In The Great Inversion and the Future of the American City we travel the nation with Alan Ehrenhalt, one of our leading urbanists, as he explains how America’s cities are changing, what makes them succeed or fail, and what this means for our future. Just a couple of decades ago, we took it for granted that inner cities were the preserve of immigrants and the poor, and that suburbs were the chosen destination of those who could afford them. Today, a demographic inversion is taking place: Central cities increasingly are where the affluent want to live, while suburbs are becoming home to poorer people and those who come to America from other parts of the world. Highly educated members of the emerging millennial generation are showing a decided preference for urban life and are being joined in many places by a new class of affluent retirees. Ehrenhalt shows us how the commercial canyons of lower Manhattan are becoming residential neighborhoods, and how mass transit has revitalized inner-city communities in Chicago and Brooklyn. He explains why car-dominated cities like Phoenix and Charlotte have sought to build twenty-first-century downtowns from scratch, while sprawling postwar suburbs are seeking to attract young people with their own form of urbanized experience. The Great Inversion is an eye-opening and thoroughly engaging look at our urban society and its future.
Most Helpful Customer Reviews
I bought this book about five or six days ago and uploaded it to my Android, thinking I would read a few pages here and there over the next few months. I couldn't stop reading it, and finished it in days.
The dilemmas confronting cities over how to attract people to an urban core as well as how to urbanize suburban areas are very interesting, and as the other reviewer noted, the author is very even-handed in his treatment of life-style preferences regarding cars, density, etc. (In this sense he is unlike the suburban advocate Joel Kotkin, who often writes with a sneer about the urbanists he disagrees with.)
I currently live in urban San Francisco with two small children, so the issues discussed here were very relevant. We can't afford to buy a house here, or at least one we would want in a neighborhood we would like. I'm going to be moving to Los Angeles soon, and this book helped me think about what I value in a future house, neighborhood, and commute down...
Alan Ehrenhalt has written a fascinating account what he calls a recent "demographic inversion" - not, thank you, "gentrification" - in which immigrants now tend to enter American society via the suburbs rather than the core city, the poor abandon or are driven from the core city into the suburbs via loss of livelihood, taxes, and buyouts, and those who can afford it take up residence in the urban core for entertainment, social amenities, and quicker commutes. Ehrenhalt provides a variety of different takes on the ways in which this process is unfolding, to varying degrees of success, in exemplary urban neighborhoods - Chicago's Sheffield, Brooklyn's Bushwick, Cleveland Heights, Gwinnett County northeast of Atlanta, and many more, all related in clear, felicitous prose.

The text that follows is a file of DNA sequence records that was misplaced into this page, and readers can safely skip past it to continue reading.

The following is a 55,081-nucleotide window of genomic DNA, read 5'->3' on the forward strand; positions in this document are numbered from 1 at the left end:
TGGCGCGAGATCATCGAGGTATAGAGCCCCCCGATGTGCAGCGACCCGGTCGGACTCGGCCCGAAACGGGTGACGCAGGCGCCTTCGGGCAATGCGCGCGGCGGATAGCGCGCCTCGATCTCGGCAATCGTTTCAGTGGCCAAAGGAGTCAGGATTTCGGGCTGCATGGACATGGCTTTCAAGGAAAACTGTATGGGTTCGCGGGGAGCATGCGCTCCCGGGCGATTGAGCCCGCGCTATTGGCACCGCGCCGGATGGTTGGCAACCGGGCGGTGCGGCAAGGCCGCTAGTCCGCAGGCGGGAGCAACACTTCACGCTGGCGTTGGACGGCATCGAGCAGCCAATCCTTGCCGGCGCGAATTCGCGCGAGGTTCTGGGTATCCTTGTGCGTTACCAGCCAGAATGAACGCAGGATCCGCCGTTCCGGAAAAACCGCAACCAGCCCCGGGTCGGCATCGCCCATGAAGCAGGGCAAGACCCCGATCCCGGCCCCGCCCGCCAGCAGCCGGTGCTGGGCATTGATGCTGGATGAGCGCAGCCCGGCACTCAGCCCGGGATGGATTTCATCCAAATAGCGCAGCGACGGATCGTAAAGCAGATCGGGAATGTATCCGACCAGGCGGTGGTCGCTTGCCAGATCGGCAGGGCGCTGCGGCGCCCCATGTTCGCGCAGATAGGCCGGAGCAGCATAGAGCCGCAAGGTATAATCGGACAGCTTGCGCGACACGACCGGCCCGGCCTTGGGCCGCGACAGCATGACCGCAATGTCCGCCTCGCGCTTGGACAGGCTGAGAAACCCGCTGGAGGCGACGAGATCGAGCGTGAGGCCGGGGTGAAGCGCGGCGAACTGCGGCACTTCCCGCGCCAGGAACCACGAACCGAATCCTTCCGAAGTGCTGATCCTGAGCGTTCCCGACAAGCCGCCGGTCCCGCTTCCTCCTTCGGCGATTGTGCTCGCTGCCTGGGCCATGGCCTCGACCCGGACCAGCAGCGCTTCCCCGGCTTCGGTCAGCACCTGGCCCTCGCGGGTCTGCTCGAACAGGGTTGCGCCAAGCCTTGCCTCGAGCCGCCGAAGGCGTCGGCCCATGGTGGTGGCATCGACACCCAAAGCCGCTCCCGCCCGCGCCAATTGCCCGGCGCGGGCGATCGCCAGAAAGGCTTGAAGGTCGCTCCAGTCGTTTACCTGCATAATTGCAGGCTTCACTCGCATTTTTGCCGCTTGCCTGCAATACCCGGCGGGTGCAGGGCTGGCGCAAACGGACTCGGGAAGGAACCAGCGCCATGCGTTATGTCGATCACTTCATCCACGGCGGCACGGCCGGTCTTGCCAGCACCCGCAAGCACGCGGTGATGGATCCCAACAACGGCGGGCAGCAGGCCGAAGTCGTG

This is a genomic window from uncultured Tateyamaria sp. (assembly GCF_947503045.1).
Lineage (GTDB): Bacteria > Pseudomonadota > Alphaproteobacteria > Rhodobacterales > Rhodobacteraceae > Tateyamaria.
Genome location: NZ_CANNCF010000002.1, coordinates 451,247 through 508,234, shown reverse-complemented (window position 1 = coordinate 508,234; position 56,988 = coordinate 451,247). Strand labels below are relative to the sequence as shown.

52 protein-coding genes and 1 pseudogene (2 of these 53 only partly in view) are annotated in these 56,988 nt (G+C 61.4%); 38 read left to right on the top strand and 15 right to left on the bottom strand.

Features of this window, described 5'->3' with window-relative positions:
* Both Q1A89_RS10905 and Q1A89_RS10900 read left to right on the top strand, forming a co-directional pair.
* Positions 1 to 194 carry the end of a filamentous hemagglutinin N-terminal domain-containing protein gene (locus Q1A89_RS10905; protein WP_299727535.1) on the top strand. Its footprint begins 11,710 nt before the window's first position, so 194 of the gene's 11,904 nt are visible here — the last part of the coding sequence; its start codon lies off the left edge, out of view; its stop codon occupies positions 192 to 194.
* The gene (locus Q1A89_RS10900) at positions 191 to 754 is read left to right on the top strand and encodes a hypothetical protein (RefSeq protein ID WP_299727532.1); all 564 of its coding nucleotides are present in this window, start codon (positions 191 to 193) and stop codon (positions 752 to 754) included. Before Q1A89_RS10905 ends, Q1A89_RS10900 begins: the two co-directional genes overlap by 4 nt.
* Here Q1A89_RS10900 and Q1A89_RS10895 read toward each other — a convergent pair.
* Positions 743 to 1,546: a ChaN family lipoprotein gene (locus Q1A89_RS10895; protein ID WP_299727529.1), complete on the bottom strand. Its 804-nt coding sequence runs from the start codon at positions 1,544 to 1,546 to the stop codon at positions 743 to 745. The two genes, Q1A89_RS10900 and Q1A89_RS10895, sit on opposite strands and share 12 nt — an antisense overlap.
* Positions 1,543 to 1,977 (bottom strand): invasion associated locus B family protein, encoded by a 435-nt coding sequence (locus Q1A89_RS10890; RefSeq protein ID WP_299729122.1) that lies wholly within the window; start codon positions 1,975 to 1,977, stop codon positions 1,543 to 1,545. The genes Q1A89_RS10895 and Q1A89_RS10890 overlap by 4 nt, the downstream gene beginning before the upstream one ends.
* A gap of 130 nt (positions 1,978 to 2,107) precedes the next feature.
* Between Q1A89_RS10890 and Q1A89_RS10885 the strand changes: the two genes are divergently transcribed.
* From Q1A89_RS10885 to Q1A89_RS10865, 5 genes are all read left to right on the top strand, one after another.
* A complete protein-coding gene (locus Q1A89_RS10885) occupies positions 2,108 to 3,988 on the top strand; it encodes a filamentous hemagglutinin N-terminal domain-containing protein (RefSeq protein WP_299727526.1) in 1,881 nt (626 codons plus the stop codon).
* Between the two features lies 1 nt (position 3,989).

Among my favorite chapters were those in which Ehrenhalt chronicled and assessed the fall and rise of the Clarendon section of Arlington, brought about by the by arrival of Vietnamese shop and restaurant...
I'm always suspicious of books that tell me what I want to hear -- in this case that central cities are becoming more popular than distant suburbs in metropolitan areas across the country. Ehrenhalt makes his case effectively but also qualifies his position with opposing arguments and acknowledgment of the uncertainty that surrounds any predictions. The author uses a diverse array of cities as case studies, and he deserves praise for being one of the few urbanist authors to write about Phoenix in a way that is balanced and accurate. He rightly identifies the city's strengths (e.g. its extraordinarily successful light rail line) and its weaknesses (e.g. the unreasonable expectation of ubiquitous free parking) and blends them to reach an informed conclusion free of the smug condescension and gratuitous derision that mars many other writings about Phoenix.
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